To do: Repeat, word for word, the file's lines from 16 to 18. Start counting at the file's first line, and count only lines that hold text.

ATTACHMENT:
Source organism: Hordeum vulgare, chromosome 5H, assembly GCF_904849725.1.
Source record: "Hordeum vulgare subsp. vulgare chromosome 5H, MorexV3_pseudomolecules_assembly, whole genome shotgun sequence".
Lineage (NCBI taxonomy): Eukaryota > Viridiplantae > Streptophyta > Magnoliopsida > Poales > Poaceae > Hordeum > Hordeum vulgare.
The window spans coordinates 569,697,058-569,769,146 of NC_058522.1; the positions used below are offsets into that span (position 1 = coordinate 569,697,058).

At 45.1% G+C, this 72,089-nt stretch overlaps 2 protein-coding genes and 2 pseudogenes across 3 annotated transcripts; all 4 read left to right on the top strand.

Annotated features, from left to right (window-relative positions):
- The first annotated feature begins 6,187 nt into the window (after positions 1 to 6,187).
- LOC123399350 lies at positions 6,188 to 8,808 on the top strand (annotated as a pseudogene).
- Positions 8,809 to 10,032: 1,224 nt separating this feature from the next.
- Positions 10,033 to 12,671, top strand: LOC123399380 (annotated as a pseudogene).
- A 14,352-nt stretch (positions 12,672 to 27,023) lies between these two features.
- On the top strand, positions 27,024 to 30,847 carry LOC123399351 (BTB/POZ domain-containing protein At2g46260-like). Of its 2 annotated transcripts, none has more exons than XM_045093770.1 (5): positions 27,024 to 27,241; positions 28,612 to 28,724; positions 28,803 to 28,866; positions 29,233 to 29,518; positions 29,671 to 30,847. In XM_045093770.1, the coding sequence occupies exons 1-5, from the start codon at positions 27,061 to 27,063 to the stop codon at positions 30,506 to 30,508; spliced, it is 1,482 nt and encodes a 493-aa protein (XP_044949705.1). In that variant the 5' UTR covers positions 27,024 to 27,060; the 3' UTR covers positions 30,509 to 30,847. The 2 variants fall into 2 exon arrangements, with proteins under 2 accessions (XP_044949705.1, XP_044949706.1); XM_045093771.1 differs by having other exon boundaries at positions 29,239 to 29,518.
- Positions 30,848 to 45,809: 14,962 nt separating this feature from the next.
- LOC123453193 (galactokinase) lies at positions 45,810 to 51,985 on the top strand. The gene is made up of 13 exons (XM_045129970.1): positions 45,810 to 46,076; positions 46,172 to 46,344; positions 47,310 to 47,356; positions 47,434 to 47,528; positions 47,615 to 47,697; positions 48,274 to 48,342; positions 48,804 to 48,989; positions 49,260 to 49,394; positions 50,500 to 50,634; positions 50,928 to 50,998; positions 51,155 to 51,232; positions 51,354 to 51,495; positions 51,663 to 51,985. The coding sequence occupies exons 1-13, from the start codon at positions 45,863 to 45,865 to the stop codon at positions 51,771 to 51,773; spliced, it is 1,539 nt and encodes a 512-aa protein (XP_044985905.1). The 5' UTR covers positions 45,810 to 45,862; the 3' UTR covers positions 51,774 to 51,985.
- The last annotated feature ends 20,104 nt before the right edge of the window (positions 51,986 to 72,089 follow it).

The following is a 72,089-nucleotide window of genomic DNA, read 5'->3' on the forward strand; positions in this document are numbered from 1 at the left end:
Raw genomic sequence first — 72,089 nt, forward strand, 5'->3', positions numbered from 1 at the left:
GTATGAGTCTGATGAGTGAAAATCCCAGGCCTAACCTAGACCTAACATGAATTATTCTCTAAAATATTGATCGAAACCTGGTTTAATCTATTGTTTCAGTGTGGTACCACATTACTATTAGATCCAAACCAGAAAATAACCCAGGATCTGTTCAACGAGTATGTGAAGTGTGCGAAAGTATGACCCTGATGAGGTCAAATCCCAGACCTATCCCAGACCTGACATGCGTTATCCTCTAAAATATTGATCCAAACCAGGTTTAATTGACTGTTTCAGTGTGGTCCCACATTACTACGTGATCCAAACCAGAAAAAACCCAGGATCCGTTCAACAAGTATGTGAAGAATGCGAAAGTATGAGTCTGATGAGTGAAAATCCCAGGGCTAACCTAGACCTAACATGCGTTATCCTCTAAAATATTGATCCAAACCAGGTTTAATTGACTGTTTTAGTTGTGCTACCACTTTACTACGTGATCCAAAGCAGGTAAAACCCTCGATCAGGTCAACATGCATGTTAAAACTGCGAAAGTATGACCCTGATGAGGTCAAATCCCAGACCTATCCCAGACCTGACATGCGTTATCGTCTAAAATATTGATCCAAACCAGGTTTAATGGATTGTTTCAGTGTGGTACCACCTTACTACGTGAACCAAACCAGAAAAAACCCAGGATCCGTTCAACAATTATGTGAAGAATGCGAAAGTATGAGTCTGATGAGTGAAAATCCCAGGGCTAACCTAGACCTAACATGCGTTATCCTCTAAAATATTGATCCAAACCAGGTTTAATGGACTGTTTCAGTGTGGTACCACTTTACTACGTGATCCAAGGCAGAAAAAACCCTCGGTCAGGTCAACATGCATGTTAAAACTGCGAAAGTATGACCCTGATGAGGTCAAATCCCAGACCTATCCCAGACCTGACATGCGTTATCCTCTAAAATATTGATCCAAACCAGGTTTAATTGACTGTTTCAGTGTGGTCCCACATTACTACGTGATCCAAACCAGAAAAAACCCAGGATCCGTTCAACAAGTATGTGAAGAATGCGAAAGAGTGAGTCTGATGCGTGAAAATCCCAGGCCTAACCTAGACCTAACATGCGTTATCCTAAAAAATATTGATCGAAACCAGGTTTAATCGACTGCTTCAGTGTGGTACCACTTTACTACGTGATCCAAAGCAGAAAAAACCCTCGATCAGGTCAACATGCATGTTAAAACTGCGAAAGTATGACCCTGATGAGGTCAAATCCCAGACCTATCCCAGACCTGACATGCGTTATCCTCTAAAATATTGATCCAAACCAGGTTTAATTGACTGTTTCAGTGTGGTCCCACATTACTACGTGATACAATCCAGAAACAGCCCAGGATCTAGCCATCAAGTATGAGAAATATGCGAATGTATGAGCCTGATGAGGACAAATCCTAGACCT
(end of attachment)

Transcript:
The following is a 72,089-nucleotide window of genomic DNA, read 5'->3' on the forward strand; positions in this document are numbered from 1 at the left end:
Raw genomic sequence first — 72,089 nt, forward strand, 5'->3', positions numbered from 1 at the left:
GTATGAGTCTGATGAGTGAAAATCCCAGGCCTAACCTAGACCTAACATGAATTATTCTCTAAAATATTGATCGAAACCTGGTTTAATCTATTGTTTCAGTGTGGTACCACATTACTATTAGATCCAAACCAGAAAATAACCCAGGATCTGTTCAACGAGTATGTGAAGTGTGCGAAAGTATGACCCTGATGAGGTCAAATCCCAGACCTATCCCAGACCTGACATGCGTTATCCTCTAAAATATTGATCCAAACCAGGTTTAATTGACTGTTTCAGTGTGGTCCCACATTACTACGTGATCCAAACCAGAAAAAACCCAGGATCCGTTCAACAAGTATGTGAAGAATGCGAAAGTATGAGTCTGATGAGTGAAAATCCCAGGGCTAACCTAGACCTAACATGCGTTATCCTCTAAAATATTGATCCAAACCAGGTTTAATTGACTGTTTTAGTTGTGCTACCACTTTACTACGTGATCCAAAGCAGGTAAAACCCTCGATCAGGTCAACATGCATGTTAAAACTGCGAAAGTATGACCCTGATGAGGTCAAATCCCAGACCTATCCCAGACCTGACATGCGTTATCGTCTAAAATATTGATCCAAACCAGGTTTAATGGATTGTTTCAGTGTGGTACCACCTTACTACGTGAACCAAACCAGAAAAAACCCAGGATCCGTTCAACAATTATGTGAAGAATGCGAAAGTATGAGTCTGATGAGTGAAAATCCCAGGGCTAACCTAGACCTAACATGCGTTATCCTCTAAAATATTGATCCAAACCAGGTTTAATGGACTGTTTCAGTGTGGTACCACTTTACTACGTGATCCAAGGCAGAAAAAACCCTCGGTCAGGTCAACATGCATGTTAAAACTGCGAAAGTATGACCCTGATGAGGTCAAATCCCAGACCTATCCCAGACCTGACATGCGTTATCCTCTAAAATATTGATCCAAACCAGGTTTAATTGACTGTTTCAGTGTGGTCCCACATTACTACGTGATCCAAACCAGAAAAAACCCAGGATCCGTTCAACAAGTATGTGAAGAATGCGAAAGAGTGAGTCTGATGCGTGAAAATCCCAGGCCTAACCTAGACCTAACATGCGTTATCCTAAAAAATATTGATCGAAACCAGGTTTAATCGACTGCTTCAGTGTGGTACCACTTTACTACGTGATCCAAAGCAGAAAAAACCCTCGATCAGGTCAACATGCATGTTAAAACTGCGAAAGTATGACCCTGATGAGGTCAAATCCCAGACCTATCCCAGACCTGACATGCGTTATCCTCTAAAATATTGATCCAAACCAGGTTTAATTGACTGTTTCAGTGTGGTCCCACATTACTACGTGATACAATCCAGAAACAGCCCAGGATCTAGCCATCAAGTATGAGAAATATGCGAATGTATGAGCCTGATGAGGACAAATCCTAGACCT